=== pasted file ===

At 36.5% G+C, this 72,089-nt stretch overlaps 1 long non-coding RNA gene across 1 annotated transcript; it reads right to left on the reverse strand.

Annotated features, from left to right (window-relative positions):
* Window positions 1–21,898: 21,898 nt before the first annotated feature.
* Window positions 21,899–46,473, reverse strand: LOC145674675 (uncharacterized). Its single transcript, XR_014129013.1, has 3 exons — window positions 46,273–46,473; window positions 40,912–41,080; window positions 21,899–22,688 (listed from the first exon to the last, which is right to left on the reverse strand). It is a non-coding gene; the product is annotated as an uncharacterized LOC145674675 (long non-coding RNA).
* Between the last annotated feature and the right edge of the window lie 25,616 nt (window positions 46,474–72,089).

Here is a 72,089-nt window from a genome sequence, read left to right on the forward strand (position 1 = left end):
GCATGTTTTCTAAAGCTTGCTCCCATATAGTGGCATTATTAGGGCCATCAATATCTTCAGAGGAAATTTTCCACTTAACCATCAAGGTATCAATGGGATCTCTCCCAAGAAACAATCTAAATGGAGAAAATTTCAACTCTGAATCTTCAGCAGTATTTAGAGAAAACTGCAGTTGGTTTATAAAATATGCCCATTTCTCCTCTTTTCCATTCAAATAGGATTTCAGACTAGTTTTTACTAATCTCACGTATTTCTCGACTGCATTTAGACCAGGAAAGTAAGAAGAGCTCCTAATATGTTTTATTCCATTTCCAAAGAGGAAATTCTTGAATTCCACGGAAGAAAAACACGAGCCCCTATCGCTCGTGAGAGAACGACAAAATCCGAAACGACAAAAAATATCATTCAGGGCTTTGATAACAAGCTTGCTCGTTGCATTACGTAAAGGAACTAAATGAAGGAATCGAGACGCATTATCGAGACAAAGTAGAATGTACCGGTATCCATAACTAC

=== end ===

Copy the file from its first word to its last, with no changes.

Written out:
At 36.5% G+C, this 72,089-nt stretch overlaps 1 long non-coding RNA gene across 1 annotated transcript; it reads right to left on the reverse strand.

Annotated features, from left to right (window-relative positions):
* Window positions 1–21,898: 21,898 nt before the first annotated feature.
* Window positions 21,899–46,473, reverse strand: LOC145674675 (uncharacterized). Its single transcript, XR_014129013.1, has 3 exons — window positions 46,273–46,473; window positions 40,912–41,080; window positions 21,899–22,688 (listed from the first exon to the last, which is right to left on the reverse strand). It is a non-coding gene; the product is annotated as an uncharacterized LOC145674675 (long non-coding RNA).
* Between the last annotated feature and the right edge of the window lie 25,616 nt (window positions 46,474–72,089).

Here is a 72,089-nt window from a genome sequence, read left to right on the forward strand (position 1 = left end):
GCATGTTTTCTAAAGCTTGCTCCCATATAGTGGCATTATTAGGGCCATCAATATCTTCAGAGGAAATTTTCCACTTAACCATCAAGGTATCAATGGGATCTCTCCCAAGAAACAATCTAAATGGAGAAAATTTCAACTCTGAATCTTCAGCAGTATTTAGAGAAAACTGCAGTTGGTTTATAAAATATGCCCATTTCTCCTCTTTTCCATTCAAATAGGATTTCAGACTAGTTTTTACTAATCTCACGTATTTCTCGACTGCATTTAGACCAGGAAAGTAAGAAGAGCTCCTAATATGTTTTATTCCATTTCCAAAGAGGAAATTCTTGAATTCCACGGAAGAAAAACACGAGCCCCTATCGCTCGTGAGAGAACGACAAAATCCGAAACGACAAAAAATATCATTCAGGGCTTTGATAACAAGCTTGCTCGTTGCATTACGTAAAGGAACTAAATGAAGGAATCGAGACGCATTATCGAGACAAAGTAGAATGTACCGGTATCCATAACTAC